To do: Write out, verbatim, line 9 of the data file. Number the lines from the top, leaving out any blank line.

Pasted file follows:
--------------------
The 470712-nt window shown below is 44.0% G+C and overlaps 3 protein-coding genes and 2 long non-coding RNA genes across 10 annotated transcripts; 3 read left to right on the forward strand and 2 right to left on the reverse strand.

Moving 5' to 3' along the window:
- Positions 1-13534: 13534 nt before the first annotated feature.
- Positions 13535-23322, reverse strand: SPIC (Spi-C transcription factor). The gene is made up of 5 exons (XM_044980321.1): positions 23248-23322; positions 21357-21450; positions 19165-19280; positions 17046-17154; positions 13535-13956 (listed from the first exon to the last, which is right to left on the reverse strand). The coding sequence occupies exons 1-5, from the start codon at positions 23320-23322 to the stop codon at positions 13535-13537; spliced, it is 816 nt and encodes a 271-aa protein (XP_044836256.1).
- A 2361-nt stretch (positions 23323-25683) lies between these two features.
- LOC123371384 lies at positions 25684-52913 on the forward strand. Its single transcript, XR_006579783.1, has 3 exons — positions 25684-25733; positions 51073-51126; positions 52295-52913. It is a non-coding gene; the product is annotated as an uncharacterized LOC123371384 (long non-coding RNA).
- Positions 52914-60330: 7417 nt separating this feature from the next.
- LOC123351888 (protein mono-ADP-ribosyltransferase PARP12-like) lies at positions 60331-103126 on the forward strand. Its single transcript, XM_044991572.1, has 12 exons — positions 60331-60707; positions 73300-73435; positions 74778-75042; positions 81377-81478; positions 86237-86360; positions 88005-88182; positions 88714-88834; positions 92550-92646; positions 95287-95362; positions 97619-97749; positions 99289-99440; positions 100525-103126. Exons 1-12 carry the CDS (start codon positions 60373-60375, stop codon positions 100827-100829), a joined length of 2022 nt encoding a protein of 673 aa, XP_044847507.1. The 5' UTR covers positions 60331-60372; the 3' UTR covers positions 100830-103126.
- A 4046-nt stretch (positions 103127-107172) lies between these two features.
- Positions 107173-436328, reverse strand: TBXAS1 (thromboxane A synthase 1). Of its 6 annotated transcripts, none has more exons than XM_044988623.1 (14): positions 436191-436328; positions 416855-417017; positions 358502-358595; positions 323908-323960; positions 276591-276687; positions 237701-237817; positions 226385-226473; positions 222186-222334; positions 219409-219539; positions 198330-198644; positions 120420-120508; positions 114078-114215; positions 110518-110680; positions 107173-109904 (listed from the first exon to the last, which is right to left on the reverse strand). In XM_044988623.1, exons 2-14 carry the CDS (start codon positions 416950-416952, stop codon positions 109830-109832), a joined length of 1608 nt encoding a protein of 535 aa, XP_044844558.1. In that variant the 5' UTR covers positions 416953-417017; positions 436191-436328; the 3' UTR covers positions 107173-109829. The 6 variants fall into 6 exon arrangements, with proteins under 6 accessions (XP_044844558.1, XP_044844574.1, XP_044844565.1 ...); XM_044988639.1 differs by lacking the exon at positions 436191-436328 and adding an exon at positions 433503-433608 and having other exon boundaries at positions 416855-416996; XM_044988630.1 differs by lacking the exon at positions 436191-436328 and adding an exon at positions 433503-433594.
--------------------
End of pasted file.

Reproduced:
- A 4046-nt stretch (positions 103127-107172) lies between these two features.